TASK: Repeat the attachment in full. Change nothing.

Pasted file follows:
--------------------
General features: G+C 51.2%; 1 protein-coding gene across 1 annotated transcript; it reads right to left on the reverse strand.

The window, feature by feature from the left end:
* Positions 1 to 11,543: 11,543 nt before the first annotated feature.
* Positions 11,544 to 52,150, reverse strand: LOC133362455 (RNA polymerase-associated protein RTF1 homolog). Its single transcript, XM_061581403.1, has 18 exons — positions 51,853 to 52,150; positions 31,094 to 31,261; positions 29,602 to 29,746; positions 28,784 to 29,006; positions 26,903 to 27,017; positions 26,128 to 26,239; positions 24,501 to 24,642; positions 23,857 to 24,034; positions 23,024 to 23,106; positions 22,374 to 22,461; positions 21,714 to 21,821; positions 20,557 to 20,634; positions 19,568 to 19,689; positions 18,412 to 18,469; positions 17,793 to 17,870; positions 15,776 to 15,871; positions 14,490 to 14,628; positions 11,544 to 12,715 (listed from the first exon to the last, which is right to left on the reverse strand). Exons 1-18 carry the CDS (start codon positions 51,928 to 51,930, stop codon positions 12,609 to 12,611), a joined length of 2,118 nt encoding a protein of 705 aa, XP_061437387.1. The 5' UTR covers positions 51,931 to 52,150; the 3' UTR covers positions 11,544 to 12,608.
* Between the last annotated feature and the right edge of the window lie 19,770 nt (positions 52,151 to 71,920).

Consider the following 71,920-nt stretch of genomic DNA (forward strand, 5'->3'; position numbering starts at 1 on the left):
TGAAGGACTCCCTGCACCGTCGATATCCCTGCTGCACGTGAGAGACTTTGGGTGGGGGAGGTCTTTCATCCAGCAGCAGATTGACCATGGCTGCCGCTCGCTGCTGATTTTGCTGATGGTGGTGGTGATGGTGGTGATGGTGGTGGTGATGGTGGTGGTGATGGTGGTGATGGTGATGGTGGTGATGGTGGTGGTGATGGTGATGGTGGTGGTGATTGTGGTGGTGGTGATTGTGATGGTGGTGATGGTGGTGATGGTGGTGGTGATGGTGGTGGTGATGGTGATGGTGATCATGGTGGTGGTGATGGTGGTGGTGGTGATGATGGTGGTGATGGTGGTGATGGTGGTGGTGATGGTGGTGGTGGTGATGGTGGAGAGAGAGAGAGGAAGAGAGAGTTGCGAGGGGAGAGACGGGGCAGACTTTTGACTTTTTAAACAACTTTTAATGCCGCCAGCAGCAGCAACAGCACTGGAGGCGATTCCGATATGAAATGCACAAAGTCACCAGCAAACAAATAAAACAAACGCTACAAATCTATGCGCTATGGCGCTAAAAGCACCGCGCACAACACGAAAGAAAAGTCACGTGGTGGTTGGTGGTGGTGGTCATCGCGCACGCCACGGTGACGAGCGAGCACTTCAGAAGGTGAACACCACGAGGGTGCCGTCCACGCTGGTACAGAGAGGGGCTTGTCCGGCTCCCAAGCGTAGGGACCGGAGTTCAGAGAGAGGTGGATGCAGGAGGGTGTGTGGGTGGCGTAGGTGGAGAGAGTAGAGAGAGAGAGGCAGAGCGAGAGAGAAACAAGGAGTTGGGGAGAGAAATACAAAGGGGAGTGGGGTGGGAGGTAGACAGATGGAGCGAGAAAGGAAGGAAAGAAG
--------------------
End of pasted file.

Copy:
General features: G+C 51.2%; 1 protein-coding gene across 1 annotated transcript; it reads right to left on the reverse strand.

The window, feature by feature from the left end:
* Positions 1 to 11,543: 11,543 nt before the first annotated feature.
* Positions 11,544 to 52,150, reverse strand: LOC133362455 (RNA polymerase-associated protein RTF1 homolog). Its single transcript, XM_061581403.1, has 18 exons — positions 51,853 to 52,150; positions 31,094 to 31,261; positions 29,602 to 29,746; positions 28,784 to 29,006; positions 26,903 to 27,017; positions 26,128 to 26,239; positions 24,501 to 24,642; positions 23,857 to 24,034; positions 23,024 to 23,106; positions 22,374 to 22,461; positions 21,714 to 21,821; positions 20,557 to 20,634; positions 19,568 to 19,689; positions 18,412 to 18,469; positions 17,793 to 17,870; positions 15,776 to 15,871; positions 14,490 to 14,628; positions 11,544 to 12,715 (listed from the first exon to the last, which is right to left on the reverse strand). Exons 1-18 carry the CDS (start codon positions 51,928 to 51,930, stop codon positions 12,609 to 12,611), a joined length of 2,118 nt encoding a protein of 705 aa, XP_061437387.1. The 5' UTR covers positions 51,931 to 52,150; the 3' UTR covers positions 11,544 to 12,608.
* Between the last annotated feature and the right edge of the window lie 19,770 nt (positions 52,151 to 71,920).

Consider the following 71,920-nt stretch of genomic DNA (forward strand, 5'->3'; position numbering starts at 1 on the left):
TGAAGGACTCCCTGCACCGTCGATATCCCTGCTGCACGTGAGAGACTTTGGGTGGGGGAGGTCTTTCATCCAGCAGCAGATTGACCATGGCTGCCGCTCGCTGCTGATTTTGCTGATGGTGGTGGTGATGGTGGTGATGGTGGTGGTGATGGTGGTGGTGATGGTGGTGATGGTGATGGTGGTGATGGTGGTGGTGATGGTGATGGTGGTGGTGATTGTGGTGGTGGTGATTGTGATGGTGGTGATGGTGGTGATGGTGGTGGTGATGGTGGTGGTGATGGTGATGGTGATCATGGTGGTGGTGATGGTGGTGGTGGTGATGATGGTGGTGATGGTGGTGATGGTGGTGGTGATGGTGGTGGTGGTGATGGTGGAGAGAGAGAGAGGAAGAGAGAGTTGCGAGGGGAGAGACGGGGCAGACTTTTGACTTTTTAAACAACTTTTAATGCCGCCAGCAGCAGCAACAGCACTGGAGGCGATTCCGATATGAAATGCACAAAGTCACCAGCAAACAAATAAAACAAACGCTACAAATCTATGCGCTATGGCGCTAAAAGCACCGCGCACAACACGAAAGAAAAGTCACGTGGTGGTTGGTGGTGGTGGTCATCGCGCACGCCACGGTGACGAGCGAGCACTTCAGAAGGTGAACACCACGAGGGTGCCGTCCACGCTGGTACAGAGAGGGGCTTGTCCGGCTCCCAAGCGTAGGGACCGGAGTTCAGAGAGAGGTGGATGCAGGAGGGTGTGTGGGTGGCGTAGGTGGAGAGAGTAGAGAGAGAGAGGCAGAGCGAGAGAGAAACAAGGAGTTGGGGAGAGAAATACAAAGGGGAGTGGGGTGGGAGGTAGACAGATGGAGCGAGAAAGGAAGGAAAGAAG